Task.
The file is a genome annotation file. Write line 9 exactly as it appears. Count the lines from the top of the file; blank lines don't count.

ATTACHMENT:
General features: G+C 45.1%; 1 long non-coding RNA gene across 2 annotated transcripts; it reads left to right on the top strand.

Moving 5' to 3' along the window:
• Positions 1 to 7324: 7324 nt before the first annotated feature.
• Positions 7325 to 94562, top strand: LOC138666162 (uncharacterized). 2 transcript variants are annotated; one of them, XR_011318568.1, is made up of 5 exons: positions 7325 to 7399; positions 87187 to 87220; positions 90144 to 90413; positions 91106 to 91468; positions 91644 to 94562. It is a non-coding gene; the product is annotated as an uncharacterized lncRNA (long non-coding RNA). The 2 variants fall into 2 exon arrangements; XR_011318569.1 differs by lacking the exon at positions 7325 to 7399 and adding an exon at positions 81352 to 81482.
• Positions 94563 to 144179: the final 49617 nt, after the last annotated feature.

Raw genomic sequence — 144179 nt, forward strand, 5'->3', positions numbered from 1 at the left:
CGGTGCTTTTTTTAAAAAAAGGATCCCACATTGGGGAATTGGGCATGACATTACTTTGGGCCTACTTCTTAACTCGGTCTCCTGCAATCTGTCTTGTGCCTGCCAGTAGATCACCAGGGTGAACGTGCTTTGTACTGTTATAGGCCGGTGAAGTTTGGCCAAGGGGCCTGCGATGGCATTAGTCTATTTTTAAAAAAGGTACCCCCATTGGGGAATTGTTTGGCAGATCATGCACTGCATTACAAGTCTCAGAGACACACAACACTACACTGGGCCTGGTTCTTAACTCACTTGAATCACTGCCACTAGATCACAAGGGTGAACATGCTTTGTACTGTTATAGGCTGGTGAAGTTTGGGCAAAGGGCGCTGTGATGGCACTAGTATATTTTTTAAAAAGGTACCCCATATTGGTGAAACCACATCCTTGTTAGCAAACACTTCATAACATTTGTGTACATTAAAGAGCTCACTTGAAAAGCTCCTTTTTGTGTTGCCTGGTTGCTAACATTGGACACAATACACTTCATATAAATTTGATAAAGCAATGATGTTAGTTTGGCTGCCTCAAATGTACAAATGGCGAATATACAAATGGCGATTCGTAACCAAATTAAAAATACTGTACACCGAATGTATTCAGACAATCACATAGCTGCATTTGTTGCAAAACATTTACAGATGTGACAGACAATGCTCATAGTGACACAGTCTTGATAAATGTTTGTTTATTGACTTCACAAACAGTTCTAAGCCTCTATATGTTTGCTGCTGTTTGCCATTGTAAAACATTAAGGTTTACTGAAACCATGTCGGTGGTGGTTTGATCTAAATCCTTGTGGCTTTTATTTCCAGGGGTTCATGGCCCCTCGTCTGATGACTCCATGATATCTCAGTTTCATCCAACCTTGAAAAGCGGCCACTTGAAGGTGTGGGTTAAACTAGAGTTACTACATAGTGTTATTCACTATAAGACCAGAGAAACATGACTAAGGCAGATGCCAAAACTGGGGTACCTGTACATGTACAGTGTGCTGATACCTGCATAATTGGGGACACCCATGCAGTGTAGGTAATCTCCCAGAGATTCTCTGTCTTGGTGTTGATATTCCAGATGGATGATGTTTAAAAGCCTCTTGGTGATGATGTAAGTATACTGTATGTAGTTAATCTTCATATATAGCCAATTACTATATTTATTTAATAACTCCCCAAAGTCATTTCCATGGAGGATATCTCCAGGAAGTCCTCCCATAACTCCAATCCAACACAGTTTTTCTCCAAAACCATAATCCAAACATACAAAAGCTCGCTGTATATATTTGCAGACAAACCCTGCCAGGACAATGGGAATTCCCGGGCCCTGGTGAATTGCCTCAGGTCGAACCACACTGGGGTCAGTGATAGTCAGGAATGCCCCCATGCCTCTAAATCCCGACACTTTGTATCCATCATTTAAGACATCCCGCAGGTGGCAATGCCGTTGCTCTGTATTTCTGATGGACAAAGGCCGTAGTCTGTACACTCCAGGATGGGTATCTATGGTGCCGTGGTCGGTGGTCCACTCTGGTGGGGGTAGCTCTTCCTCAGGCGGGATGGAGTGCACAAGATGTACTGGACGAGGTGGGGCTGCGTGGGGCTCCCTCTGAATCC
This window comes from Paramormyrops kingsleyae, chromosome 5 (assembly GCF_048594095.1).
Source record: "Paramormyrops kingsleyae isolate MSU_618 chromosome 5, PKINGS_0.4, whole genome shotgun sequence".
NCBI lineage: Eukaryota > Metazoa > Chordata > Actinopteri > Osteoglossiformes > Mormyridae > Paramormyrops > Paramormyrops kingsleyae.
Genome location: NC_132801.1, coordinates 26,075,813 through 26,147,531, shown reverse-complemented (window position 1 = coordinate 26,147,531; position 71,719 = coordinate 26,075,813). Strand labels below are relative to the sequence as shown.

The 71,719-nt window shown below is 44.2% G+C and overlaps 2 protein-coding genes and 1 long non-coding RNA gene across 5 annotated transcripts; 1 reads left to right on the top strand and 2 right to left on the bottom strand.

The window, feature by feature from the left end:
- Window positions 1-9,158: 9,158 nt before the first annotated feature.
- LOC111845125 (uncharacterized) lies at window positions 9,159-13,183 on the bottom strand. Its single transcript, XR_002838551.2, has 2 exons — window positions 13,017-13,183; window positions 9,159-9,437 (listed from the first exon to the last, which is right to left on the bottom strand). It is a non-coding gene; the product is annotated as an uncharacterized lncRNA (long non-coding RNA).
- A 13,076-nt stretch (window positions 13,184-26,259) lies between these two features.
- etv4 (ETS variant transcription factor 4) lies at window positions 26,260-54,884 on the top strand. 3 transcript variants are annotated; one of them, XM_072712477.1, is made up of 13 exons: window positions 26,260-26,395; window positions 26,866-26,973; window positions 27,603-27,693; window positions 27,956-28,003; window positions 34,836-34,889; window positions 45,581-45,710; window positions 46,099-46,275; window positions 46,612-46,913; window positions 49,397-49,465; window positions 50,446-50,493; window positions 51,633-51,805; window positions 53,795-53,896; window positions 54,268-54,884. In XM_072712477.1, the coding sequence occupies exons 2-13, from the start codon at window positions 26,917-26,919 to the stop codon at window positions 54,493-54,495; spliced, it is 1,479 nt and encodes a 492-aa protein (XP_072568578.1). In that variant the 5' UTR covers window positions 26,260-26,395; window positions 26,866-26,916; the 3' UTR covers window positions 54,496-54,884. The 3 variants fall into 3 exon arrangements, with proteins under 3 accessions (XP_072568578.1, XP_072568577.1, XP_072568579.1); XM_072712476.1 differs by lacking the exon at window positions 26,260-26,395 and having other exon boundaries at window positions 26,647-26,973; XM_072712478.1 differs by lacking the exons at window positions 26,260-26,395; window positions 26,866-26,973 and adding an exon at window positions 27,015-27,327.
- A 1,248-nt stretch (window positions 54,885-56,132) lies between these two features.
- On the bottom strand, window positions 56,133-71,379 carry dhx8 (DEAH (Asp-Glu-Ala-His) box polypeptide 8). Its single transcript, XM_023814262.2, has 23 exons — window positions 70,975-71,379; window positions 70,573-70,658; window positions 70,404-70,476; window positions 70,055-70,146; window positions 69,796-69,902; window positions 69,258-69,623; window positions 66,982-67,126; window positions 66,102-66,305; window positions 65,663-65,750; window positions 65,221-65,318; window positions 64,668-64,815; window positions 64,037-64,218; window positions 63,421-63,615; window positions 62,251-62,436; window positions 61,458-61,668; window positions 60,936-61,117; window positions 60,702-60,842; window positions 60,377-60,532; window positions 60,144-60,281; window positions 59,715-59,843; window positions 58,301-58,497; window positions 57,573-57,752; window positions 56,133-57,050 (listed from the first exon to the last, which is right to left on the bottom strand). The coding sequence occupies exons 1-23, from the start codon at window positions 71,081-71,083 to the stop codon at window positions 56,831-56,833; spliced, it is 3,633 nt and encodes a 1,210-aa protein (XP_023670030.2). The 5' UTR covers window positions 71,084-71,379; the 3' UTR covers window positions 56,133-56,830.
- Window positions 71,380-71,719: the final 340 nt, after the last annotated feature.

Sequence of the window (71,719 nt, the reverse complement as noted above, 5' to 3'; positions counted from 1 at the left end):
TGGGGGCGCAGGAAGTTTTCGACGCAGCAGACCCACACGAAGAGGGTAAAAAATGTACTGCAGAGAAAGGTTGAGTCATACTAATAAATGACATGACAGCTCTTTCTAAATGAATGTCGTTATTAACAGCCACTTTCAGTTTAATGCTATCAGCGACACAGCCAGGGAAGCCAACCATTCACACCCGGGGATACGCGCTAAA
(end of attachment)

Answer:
Source record: "Paramormyrops kingsleyae isolate MSU_618 chromosome 5, PKINGS_0.4, whole genome shotgun sequence".